International Cancer Imaging Society

International Cancer Imaging Society Meeting and 16th Annual Teaching Course

Cancer Imaging: More Than Meets the Eye

Mon 03 Oct 2016 - Wed 05 Oct 2016

Technology & Innovation Centre (TIC), Glasgow, Scotland, UK

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Interactive Workshops

Masterclass in Imaging of Prostate Cancer

Mon 24 Oct 2016  Stockholm, Sweden 

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Masterclass in Imaging of Pancreatic Tumours

Thu 3 Nov 2016  London, UK 

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Cancer Imaging Journal

Cancer Imaging is the official journal of ICIS, it is an open access, peer-reviewed journal with original articles as well as reviews and editorials.  The journal encompasses CT, MRI, ultrasound, single photon and positron emission tomography, including multimodality imaging in all kinds of malignant tumours, plus new developments, techniques and innovations.

About ICIS

The International Cancer Imaging Society exists to meet the important challenges of advancing imaging in the multidisciplinary management of cancer.

We promote education in oncological imaging and stimulate research in the study of human tumour behaviour, bringing together radiologists with an interest in oncological imaging for the exchange of ideas, and to organise scientific meetings, multicentre research studies and postgraduate courses within the field.


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Join our Society

Do you believe that Cancer Imaging is important?

If your answer is yes, join us to support and promote the education in oncological imaging and stimulate research in the study of human tumour behaviour.

As a member you will also receive:

  • Discounted registration fees for all our teaching courses
  • Exclusive access to the members' area
  • Exclusive access to posters and presentations from the annual teaching course
  • 15% off the APC for submitting manuscripts to Cancer Imaging

» Join now 

How I Read Cancer Imaging Studies: The Master Class Series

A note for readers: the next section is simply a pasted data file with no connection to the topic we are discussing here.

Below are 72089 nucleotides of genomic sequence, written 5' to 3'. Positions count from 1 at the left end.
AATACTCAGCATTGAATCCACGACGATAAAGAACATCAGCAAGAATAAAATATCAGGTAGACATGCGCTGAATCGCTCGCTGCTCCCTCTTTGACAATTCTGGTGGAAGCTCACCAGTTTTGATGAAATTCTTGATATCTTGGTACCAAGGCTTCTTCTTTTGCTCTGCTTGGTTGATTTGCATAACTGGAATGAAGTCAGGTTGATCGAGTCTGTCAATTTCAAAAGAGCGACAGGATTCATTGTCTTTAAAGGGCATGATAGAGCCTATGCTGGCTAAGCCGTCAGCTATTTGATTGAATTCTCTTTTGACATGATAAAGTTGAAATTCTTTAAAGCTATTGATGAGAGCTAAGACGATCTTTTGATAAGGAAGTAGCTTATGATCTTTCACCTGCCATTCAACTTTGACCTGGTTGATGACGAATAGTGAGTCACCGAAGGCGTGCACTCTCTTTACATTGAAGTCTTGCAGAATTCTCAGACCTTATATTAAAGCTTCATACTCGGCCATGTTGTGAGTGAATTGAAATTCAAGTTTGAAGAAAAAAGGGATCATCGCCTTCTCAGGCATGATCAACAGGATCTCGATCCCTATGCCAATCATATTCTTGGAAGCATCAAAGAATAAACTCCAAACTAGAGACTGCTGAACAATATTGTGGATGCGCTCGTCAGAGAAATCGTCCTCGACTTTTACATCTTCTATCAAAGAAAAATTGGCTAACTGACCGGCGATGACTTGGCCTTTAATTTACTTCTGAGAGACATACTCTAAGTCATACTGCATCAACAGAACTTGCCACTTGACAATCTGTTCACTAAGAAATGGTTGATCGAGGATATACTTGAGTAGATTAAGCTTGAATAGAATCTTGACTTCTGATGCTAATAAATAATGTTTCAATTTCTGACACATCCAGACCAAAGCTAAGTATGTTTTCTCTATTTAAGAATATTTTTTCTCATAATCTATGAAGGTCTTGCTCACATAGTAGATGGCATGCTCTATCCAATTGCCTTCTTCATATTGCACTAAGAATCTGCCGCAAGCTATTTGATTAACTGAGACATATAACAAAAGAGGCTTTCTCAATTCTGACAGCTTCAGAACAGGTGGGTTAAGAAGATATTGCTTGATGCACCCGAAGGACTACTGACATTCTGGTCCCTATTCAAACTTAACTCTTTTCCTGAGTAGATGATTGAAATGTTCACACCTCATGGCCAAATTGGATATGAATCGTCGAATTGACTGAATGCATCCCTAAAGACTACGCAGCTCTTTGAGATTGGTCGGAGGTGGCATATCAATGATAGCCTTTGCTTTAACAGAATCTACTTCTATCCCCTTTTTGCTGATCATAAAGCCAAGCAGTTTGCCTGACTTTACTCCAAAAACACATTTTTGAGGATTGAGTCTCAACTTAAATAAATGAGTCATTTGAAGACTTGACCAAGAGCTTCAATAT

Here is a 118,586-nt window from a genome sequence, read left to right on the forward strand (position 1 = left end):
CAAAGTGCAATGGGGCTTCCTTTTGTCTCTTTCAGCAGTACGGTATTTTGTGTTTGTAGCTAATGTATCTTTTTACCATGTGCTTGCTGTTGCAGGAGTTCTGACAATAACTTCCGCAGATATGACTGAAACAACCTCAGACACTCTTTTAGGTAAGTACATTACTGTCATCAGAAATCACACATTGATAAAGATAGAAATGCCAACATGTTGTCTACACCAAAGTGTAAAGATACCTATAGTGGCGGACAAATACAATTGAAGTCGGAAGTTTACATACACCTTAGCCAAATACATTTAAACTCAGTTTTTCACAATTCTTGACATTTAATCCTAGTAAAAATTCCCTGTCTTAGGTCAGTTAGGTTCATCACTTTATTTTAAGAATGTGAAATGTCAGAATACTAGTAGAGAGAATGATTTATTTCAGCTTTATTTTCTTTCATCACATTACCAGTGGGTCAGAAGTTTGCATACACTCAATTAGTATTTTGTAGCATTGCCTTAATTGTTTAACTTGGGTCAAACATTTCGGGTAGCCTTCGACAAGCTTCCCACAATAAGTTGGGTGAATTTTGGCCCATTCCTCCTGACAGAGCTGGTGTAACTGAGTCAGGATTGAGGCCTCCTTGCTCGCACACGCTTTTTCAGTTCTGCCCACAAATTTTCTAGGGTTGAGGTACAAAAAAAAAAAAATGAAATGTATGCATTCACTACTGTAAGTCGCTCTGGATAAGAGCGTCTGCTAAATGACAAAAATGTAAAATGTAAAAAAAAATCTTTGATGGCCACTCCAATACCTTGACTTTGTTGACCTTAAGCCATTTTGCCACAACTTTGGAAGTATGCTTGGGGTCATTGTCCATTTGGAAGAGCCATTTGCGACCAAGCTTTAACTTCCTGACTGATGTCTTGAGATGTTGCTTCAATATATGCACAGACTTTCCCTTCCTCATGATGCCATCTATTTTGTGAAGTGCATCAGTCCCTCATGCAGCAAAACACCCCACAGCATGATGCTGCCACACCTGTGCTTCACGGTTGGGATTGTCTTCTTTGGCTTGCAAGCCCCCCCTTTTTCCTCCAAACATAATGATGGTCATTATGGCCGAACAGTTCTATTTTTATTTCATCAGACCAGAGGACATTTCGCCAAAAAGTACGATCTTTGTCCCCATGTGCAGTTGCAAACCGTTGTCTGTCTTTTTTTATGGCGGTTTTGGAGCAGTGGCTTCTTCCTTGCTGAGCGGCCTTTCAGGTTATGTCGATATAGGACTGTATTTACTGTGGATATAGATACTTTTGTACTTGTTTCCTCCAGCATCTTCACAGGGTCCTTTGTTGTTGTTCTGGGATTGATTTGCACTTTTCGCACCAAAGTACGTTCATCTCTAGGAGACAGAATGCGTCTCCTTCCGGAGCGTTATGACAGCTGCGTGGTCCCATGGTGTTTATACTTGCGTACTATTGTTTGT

20 June 2016

How I Read Cancer Imaging Studies: The Master Class Series

New articles in our masterclass series:

68Ga-PSMA ligand PET/CT in patients with prostate cancer: How we review and report by Isabel Rauscher, Tobias Maurer, Wolfgang P. Fendler, Wieland H. Sommer, Markus Schwaiger and Matthias Eiber.

MRI of endometrium cancer – how we do it by Matthias Meissnitzer and Rosemarie Forstner

» Read more

I would like to thank all the Faculty for the superb lectures delivered on the day and Dr Koh for an exceptionally well-organised meeting. The content, pace of lectures and the discussions were all extremely useful - my knowledge has improved significantly and I have no doubt my practice and reporting skills will further improve by using the material provided.

IM | Cambridge, UK

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Please click on the link below to register your interest for future ICIS interactive courses.  We will notify you in advance of registration opening, allowing you first refusal on this popular range of courses.

To register your interest, fill in the details below and click on the "Register Interest" button.

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Cancer / Oncology News From Medical News Today

Brain tumors: Researchers hail soluble asprin as potential breakthrough

Published: Thu, 30 Jun 2016 14:00:00 GMT

A soluble liquid aspirin that crosses the blood-brain barrier is ten times stronger than current drugs at treating brain tumors, say lab tests.

How cancer cells spread and squeeze through tiny blood vessels

Published: Thu, 30 Jun 2016 14:00:00 GMT

The spread of cancer from a tumor's original location to other parts of the body can play a major role in whether the disease turns deadly.

Persistent HPV infection raises risk of anal and genital cancers

Published: Thu, 30 Jun 2016 07:00:00 GMT

Women with a history of severe cervical intraepithelial neoplasia, a precancerous condition of the cervix that arises from infection with the human papillomavirus (HPV), had a long-term increased...

Tailored health campaigns could help ethnic groups spot cancer symptoms earlier

Published: Wed, 29 Jun 2016 12:00:00 GMT

Developing campaigns that are relevant to different cultures is vital to make sure more people from all ethnic groups across England get cancer symptoms checked out early, according to research...

Parsley and dill help to fight cancer, a study finds